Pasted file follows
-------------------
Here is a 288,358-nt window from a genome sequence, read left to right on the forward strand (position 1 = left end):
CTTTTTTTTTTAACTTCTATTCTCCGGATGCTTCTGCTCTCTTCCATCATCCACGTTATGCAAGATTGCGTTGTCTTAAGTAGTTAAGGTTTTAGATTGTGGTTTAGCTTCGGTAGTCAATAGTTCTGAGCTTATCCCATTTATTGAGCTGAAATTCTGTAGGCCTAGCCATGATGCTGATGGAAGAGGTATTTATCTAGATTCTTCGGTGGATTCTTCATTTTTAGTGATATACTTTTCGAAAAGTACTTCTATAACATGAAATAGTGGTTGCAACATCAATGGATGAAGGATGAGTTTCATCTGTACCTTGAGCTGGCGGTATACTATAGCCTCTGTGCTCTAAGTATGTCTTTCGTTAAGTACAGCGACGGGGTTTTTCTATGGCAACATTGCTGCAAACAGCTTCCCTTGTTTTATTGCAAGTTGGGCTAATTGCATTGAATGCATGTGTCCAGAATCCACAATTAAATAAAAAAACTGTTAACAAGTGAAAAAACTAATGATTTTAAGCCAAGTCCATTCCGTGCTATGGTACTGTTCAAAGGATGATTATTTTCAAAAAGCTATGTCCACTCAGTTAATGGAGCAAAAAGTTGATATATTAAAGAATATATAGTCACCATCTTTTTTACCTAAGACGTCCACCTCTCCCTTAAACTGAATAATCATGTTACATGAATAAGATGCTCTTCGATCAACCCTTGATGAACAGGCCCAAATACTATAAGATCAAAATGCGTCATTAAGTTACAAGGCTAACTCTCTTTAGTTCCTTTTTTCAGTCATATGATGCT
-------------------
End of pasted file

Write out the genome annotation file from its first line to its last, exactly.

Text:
Here is a 288,358-nt window from a genome sequence, read left to right on the forward strand (position 1 = left end):
CTTTTTTTTTTAACTTCTATTCTCCGGATGCTTCTGCTCTCTTCCATCATCCACGTTATGCAAGATTGCGTTGTCTTAAGTAGTTAAGGTTTTAGATTGTGGTTTAGCTTCGGTAGTCAATAGTTCTGAGCTTATCCCATTTATTGAGCTGAAATTCTGTAGGCCTAGCCATGATGCTGATGGAAGAGGTATTTATCTAGATTCTTCGGTGGATTCTTCATTTTTAGTGATATACTTTTCGAAAAGTACTTCTATAACATGAAATAGTGGTTGCAACATCAATGGATGAAGGATGAGTTTCATCTGTACCTTGAGCTGGCGGTATACTATAGCCTCTGTGCTCTAAGTATGTCTTTCGTTAAGTACAGCGACGGGGTTTTTCTATGGCAACATTGCTGCAAACAGCTTCCCTTGTTTTATTGCAAGTTGGGCTAATTGCATTGAATGCATGTGTCCAGAATCCACAATTAAATAAAAAAACTGTTAACAAGTGAAAAAACTAATGATTTTAAGCCAAGTCCATTCCGTGCTATGGTACTGTTCAAAGGATGATTATTTTCAAAAAGCTATGTCCACTCAGTTAATGGAGCAAAAAGTTGATATATTAAAGAATATATAGTCACCATCTTTTTTACCTAAGACGTCCACCTCTCCCTTAAACTGAATAATCATGTTACATGAATAAGATGCTCTTCGATCAACCCTTGATGAACAGGCCCAAATACTATAAGATCAAAATGCGTCATTAAGTTACAAGGCTAACTCTCTTTAGTTCCTTTTTTCAGTCATATGATGCT